Could the argument be made that a certain amount of time a person with disabilities spends at Goodwill working is equivalent to an apprenticeship? Or perhaps a training period? Perhaps; some non-disabled workers pursue such positions at wages that are less than adequate because they are aware of the value of the education, skills, and other types of training they are gaining by doing so.
The issue is that Goodwill Industries is not presenting the time a person is learning new skills, getting an education related to employment, and gaining the training they need as an apprenticeship or training period apparently. The problem is that Goodwill continues to pay employees with disabilities less than minimum wage even after a reasonable training and education period supposedly. As a person who has not worked for Goodwill, I cannot say.
Anil Lewis said, "The irony is that the CEO of Goodwill industries is a blind person. He has benefited from our particular efforts in touting to the world that blind people have capacity to the tune of making over $500,000 a year. I don't know how he reconciles paying other people with disabilities less than minimum wage. To me, that is hypocrisy." It seems the person at the top has forgotten what it means to be at the bottom. Maybe the comforts of life, a nice office, and a top position have created a wall that is high enough.
Anil Lewis and his friends from the NFB attempted to speak with Goodwill CEO Jim Gibbons, but were told to call and make an appointment. It seems that Mr. Gibbons is too busy earning half a million dollars a year to interact with the leaders of a fellow Disability Organization. Maybe Mr. Gibbons simply did not want to talk about something that is clearly a scar on what is otherwise a wonderful organization - Goodwill.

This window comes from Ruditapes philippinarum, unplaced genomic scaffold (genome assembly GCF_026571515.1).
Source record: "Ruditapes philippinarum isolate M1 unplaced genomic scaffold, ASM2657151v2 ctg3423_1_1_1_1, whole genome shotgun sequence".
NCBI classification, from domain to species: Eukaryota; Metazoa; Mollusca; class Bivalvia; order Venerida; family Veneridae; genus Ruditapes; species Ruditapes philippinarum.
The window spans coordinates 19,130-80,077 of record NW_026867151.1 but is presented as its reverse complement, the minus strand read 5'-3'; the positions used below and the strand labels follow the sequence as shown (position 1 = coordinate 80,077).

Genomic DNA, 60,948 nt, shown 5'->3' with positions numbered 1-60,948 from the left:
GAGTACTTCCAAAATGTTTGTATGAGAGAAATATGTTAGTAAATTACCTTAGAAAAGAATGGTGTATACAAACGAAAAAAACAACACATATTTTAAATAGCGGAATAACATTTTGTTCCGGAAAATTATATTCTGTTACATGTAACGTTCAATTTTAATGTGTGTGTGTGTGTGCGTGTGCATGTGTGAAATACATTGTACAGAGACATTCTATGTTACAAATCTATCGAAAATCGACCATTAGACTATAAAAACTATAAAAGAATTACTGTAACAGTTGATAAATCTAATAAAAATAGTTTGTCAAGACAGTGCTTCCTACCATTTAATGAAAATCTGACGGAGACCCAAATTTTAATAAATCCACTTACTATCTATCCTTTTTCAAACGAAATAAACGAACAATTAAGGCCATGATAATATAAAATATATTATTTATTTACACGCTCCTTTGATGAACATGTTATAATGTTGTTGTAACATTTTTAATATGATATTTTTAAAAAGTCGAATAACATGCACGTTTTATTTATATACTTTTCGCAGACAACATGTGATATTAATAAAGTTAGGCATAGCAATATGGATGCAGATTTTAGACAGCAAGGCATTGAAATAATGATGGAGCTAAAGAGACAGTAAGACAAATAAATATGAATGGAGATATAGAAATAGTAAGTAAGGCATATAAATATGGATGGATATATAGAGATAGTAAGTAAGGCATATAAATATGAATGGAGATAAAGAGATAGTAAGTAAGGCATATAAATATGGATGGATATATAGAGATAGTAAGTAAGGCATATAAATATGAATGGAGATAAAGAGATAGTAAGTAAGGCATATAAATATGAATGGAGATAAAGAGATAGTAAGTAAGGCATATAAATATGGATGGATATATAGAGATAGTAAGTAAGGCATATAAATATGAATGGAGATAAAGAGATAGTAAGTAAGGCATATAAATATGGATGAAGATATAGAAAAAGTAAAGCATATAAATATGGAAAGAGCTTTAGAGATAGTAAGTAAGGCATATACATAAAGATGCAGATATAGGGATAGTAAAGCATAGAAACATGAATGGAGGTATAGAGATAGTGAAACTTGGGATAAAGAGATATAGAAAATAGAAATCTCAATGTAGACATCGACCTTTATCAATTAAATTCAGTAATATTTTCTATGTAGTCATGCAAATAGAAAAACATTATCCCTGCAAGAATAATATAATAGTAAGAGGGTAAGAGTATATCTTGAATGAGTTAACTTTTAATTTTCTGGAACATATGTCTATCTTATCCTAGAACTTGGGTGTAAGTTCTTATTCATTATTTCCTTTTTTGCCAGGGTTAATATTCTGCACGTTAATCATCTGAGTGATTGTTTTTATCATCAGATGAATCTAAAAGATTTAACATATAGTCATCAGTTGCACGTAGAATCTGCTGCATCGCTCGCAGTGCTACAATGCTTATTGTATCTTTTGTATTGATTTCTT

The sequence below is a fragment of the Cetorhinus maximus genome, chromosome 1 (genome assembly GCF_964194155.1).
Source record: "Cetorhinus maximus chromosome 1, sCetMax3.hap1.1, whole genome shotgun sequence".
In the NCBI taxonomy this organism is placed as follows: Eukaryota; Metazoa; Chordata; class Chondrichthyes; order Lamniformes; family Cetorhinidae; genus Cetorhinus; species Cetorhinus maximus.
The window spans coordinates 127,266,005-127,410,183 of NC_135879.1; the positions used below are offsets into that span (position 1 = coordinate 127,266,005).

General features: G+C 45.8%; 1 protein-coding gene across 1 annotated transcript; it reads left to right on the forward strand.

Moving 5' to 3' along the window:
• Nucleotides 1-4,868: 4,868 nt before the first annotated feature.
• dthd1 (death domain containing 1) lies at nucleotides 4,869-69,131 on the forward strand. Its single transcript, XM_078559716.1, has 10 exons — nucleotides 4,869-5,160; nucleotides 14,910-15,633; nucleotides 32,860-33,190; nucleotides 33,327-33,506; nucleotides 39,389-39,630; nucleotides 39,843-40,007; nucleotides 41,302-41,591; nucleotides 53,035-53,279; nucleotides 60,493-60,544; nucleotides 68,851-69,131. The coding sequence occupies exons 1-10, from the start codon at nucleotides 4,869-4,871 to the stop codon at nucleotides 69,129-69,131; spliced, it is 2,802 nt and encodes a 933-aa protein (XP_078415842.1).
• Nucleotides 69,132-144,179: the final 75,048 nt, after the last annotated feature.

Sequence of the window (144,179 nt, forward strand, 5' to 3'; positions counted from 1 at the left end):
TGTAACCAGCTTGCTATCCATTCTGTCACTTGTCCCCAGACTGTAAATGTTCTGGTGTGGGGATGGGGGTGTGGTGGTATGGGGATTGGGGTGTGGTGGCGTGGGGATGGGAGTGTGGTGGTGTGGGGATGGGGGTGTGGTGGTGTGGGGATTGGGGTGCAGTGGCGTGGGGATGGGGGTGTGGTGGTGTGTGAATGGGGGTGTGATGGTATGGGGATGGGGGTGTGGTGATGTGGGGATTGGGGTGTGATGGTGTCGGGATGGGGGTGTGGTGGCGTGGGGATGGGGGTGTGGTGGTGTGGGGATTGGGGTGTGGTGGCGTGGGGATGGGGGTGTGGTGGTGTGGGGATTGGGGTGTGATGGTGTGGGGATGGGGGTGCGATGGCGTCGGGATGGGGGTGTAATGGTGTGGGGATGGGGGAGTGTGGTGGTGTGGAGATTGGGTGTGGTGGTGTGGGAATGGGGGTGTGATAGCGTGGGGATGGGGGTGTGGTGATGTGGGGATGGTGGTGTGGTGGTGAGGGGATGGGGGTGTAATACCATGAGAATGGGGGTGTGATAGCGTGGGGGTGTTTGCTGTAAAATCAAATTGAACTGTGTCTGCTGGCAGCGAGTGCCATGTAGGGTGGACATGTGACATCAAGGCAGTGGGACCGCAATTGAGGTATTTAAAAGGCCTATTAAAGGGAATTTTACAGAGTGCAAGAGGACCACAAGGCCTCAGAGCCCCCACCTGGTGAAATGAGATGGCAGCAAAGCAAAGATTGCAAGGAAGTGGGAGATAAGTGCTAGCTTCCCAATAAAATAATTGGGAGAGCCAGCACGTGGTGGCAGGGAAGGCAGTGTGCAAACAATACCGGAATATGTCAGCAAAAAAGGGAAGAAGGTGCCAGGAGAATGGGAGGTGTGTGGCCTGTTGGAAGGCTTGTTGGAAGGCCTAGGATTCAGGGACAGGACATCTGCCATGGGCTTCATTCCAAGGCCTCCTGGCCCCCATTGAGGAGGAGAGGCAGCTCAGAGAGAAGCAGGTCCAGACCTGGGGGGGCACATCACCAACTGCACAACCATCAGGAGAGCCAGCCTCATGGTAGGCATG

Goodwill Industries did release a statement in regards to paying its employees with disabilities less than minimum wage, and its argument is that it supports changes to the FLSA as long as the right of people with disabilities to maintain employment of their choice is preserved. In other words, Goodwill wants to keep on doing what it is doing. Goodwill stated that across America, 79% of people with disabilities are unemployed and The Special Minimum Wage Certificate is important as a resource to employ people who experience significant forms of disabilities. Goodwill says the Certificate helps their organization and other employers to give people with severe disabilities the opportunity to work when they might not otherwise be employed.
Reading the statement from Goodwill reminds me of the arguments for child labor and the related ones for paying them less. Society is something that must be accessible to everyone, despite ability. Society is something that everyone must be able to participate in. Goodwill is attempting to justify a more polite version of Henry's Turkey House or a sweat shop in my opinion.
The practice of paying less than minimum wage is unacceptable. Minimum standards for employment must be set for everyone in society despite ability, and that minimum standard must include a minimum wage. With the understanding that 64 Goodwills employ around 7,300 employees with disabilities under the Special Minimum Wage Certificate, it is my opinion that it is past time for Goodwill to re-examine its perspectives on disability rights and ethics.
Thomas C. Weiss is a researcher and editor for Disabled World. Thomas attended college and university courses earning a Masters, Bachelors and two Associate degrees, as well as pursing Disability Studies. As a Nursing Assistant Thomas has assisted people from a variety of racial, religious, gender, class, and age groups by providing care for people with all forms of disabilities from Multiple Sclerosis to Parkinson's; para and quadriplegia to Spina Bifida. Explore Thomas' complete biography for comprehensive insights into his background, expertise, and accomplishments.